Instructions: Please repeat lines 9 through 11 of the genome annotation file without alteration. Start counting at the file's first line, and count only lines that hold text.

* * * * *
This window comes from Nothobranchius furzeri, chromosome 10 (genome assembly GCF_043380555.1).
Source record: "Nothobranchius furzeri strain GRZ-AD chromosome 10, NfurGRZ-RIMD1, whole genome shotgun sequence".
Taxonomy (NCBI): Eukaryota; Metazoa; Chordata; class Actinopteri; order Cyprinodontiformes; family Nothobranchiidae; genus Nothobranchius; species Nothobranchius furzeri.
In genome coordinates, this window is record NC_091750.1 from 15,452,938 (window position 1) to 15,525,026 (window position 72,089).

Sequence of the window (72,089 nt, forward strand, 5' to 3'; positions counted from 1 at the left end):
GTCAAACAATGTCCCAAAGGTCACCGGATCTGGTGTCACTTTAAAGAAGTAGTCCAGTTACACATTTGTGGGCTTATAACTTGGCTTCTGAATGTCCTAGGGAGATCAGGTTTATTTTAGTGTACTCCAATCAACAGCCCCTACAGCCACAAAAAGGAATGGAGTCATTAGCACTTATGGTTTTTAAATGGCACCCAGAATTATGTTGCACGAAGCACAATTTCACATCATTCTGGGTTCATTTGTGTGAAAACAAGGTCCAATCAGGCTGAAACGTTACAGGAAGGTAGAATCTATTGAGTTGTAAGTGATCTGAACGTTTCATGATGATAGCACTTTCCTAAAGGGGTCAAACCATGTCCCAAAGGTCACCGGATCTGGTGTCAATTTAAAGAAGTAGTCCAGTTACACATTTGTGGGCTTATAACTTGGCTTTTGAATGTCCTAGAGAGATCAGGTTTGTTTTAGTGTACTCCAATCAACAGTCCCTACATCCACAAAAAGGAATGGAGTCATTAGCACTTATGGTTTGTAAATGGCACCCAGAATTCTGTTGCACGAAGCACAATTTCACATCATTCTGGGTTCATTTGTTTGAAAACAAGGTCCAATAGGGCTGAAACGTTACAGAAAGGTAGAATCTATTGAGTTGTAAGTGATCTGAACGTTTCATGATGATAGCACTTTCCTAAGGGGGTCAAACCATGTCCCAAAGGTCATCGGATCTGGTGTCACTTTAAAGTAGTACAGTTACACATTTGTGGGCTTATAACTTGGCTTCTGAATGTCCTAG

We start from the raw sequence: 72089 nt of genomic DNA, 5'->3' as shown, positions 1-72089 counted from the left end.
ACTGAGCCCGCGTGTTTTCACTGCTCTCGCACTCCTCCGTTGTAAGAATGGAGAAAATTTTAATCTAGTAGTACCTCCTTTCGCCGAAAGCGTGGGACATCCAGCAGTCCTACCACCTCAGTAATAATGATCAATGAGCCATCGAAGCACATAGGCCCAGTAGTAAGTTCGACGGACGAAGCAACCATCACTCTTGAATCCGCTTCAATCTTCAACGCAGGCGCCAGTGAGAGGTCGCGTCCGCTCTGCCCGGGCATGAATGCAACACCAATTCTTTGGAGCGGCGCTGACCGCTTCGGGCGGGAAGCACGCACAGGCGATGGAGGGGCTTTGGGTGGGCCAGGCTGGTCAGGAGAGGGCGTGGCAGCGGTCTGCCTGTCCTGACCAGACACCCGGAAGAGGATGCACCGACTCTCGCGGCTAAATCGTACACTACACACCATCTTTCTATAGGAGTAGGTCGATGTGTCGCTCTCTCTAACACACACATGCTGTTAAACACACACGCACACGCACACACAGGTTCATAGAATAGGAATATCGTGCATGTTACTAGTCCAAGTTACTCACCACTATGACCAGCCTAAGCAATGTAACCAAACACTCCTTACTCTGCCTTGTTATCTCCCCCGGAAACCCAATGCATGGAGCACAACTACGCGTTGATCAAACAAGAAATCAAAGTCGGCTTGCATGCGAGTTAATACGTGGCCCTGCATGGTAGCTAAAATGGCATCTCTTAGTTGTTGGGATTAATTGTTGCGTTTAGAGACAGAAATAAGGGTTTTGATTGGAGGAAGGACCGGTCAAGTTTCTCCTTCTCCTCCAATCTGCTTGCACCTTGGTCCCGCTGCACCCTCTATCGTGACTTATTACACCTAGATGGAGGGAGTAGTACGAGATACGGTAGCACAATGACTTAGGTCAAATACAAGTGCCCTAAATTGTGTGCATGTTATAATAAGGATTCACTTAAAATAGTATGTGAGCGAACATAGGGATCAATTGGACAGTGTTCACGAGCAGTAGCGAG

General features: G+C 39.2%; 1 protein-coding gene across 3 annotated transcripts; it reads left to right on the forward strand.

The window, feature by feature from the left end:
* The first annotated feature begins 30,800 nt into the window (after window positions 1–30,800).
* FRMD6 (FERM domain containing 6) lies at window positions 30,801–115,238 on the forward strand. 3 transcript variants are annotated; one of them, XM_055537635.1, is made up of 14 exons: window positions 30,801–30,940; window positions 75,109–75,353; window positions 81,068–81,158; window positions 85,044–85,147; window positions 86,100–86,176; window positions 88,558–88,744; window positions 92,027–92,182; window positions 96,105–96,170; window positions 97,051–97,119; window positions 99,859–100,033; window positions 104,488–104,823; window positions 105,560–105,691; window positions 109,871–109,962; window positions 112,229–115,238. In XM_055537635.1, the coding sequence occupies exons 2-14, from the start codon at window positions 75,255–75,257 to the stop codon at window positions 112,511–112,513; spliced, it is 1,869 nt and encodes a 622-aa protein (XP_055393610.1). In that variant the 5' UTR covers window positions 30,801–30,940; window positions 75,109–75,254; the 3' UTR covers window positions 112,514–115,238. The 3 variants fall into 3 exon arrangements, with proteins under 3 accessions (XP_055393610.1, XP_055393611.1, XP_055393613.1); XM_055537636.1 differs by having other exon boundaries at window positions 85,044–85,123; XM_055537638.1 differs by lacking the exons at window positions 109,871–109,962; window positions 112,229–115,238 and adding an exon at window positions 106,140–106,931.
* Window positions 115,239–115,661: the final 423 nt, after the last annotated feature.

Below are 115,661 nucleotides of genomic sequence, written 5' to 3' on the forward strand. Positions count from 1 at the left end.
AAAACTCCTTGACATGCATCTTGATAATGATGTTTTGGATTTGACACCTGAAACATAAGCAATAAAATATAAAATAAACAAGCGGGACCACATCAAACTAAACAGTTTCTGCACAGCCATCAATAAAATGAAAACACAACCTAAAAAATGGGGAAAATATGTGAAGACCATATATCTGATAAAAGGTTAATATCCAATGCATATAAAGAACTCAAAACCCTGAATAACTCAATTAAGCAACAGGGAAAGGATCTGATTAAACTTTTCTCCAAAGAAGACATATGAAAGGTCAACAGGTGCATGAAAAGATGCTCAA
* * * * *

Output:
General features: G+C 39.2%; 1 protein-coding gene across 3 annotated transcripts; it reads left to right on the forward strand.

The window, feature by feature from the left end:
* The first annotated feature begins 30,800 nt into the window (after window positions 1–30,800).